When Michael Jordan exploded toward the rim, it appeared as though he was floating on a different plane of existence than any other NBA player. Jordan wore a jersey, shorts and sneakers just like everyone else, but this guy simply wasn't the same as those other mere mortals.
But even Superman could be brought down by Kryptonite, and Jordan could be brought down by… a threat to his immune system? On June 11, 1997, Jordan added an unforgettable chapter to his legacy with one of the most iconic performances in NBA Finals history.
Yes, we're talking about “The Flu Game.”
Beyond the basics of Game 5 of the 1997 NBA Finals — Jordan led the Bulls to a 90-88 victory despite feeling under the weather — what do you really know about “The Flu Game”? Let's travel back 25 years and revisit what went down in Salt Lake City.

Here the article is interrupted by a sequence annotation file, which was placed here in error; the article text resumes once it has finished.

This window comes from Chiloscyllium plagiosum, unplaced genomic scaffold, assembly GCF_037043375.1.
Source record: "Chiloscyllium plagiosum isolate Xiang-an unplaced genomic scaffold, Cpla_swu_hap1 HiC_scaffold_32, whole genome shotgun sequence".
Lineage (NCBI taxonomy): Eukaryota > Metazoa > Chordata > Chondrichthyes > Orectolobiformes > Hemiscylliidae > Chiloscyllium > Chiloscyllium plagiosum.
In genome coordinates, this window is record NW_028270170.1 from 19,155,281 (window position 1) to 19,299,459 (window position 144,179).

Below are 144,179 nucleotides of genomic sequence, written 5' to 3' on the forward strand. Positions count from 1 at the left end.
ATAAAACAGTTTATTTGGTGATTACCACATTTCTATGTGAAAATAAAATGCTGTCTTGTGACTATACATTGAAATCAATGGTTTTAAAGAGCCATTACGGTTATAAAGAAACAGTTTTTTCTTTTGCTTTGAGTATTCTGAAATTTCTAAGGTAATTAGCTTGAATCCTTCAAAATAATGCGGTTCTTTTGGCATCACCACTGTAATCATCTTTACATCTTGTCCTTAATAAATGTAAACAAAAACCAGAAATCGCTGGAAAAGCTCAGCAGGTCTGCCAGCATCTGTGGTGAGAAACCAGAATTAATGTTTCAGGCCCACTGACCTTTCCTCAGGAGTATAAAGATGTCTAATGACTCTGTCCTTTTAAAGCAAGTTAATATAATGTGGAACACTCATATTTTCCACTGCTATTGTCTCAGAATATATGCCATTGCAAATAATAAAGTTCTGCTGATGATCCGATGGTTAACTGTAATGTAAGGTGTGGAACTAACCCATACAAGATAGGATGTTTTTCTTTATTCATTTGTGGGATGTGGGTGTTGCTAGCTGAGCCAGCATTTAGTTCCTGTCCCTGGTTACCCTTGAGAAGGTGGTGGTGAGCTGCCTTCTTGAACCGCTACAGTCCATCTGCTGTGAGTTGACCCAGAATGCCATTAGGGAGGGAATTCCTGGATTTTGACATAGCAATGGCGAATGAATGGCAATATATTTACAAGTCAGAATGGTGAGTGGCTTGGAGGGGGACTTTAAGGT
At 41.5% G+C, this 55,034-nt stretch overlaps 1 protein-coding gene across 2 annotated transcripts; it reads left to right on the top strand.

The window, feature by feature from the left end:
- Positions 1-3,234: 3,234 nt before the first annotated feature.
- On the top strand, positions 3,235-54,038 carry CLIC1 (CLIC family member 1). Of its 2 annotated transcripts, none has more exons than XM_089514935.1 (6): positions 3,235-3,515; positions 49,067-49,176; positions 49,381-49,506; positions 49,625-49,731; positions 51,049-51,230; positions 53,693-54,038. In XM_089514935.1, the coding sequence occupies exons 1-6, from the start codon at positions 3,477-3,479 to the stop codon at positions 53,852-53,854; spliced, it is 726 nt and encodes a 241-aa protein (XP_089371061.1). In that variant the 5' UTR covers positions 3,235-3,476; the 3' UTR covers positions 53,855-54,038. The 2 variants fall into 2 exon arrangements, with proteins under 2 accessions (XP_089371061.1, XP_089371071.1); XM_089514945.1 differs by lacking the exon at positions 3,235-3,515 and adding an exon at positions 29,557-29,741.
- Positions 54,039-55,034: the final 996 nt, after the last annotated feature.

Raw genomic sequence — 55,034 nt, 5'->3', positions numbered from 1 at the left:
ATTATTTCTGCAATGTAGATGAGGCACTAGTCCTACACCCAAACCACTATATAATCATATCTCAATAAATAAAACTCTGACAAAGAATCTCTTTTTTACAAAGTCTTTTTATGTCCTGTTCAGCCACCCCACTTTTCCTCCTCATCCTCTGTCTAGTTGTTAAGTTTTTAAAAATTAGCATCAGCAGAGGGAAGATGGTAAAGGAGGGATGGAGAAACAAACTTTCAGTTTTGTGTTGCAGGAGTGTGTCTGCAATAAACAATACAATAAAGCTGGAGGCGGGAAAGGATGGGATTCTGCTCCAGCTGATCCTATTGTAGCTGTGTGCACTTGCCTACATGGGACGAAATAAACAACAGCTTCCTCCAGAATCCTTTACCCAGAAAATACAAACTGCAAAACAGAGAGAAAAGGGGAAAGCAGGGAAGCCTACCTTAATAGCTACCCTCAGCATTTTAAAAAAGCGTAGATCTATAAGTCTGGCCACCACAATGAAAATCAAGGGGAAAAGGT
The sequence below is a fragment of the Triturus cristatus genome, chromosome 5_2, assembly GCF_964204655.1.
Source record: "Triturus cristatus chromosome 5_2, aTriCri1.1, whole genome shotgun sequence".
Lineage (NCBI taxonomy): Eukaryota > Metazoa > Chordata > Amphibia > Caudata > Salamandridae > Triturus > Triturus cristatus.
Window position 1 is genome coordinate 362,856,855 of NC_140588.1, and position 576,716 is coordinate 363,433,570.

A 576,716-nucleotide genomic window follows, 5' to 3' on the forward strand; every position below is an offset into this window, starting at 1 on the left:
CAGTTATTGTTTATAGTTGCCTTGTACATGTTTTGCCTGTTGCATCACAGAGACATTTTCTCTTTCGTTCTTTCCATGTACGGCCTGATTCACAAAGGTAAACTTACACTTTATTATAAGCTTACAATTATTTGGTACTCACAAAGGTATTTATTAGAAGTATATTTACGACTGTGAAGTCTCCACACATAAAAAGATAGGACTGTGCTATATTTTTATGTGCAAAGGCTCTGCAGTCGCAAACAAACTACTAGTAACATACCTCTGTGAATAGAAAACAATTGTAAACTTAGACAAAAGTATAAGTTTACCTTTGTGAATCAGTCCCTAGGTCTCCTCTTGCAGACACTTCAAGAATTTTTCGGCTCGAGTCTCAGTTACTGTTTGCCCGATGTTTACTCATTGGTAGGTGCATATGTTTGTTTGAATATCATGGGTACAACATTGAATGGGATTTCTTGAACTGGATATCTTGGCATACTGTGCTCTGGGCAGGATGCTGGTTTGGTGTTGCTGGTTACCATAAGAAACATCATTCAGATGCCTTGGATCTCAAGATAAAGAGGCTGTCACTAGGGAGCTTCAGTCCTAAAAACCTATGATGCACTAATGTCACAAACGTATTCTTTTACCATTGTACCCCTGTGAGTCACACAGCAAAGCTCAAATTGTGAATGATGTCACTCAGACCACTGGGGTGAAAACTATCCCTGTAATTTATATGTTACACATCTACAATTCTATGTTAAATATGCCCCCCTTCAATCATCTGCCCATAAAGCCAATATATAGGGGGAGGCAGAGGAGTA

1. Michael Jordan didn't actually have the flu.
OK, maybe you did know this part. However, there has been so much chatter about the background of “The Flu Game” that you may have blended facts and fiction together.
Before Game 5, play-by-play announcer Marv Albert declared that Jordan was suffering from “flu-like symptoms.” After the game, Jordan said that he was “almost dehydrated” and felt like he “couldn't breathe.”
But the truth came out years later. In 2013, Tim Grover, Jordan's former personal trainer, said on TrueHoop TV that Jordan was actually dealing with food poisoning, not the flu. With room service unavailable, he had ordered a pizza to the team's hotel the night before Game 5.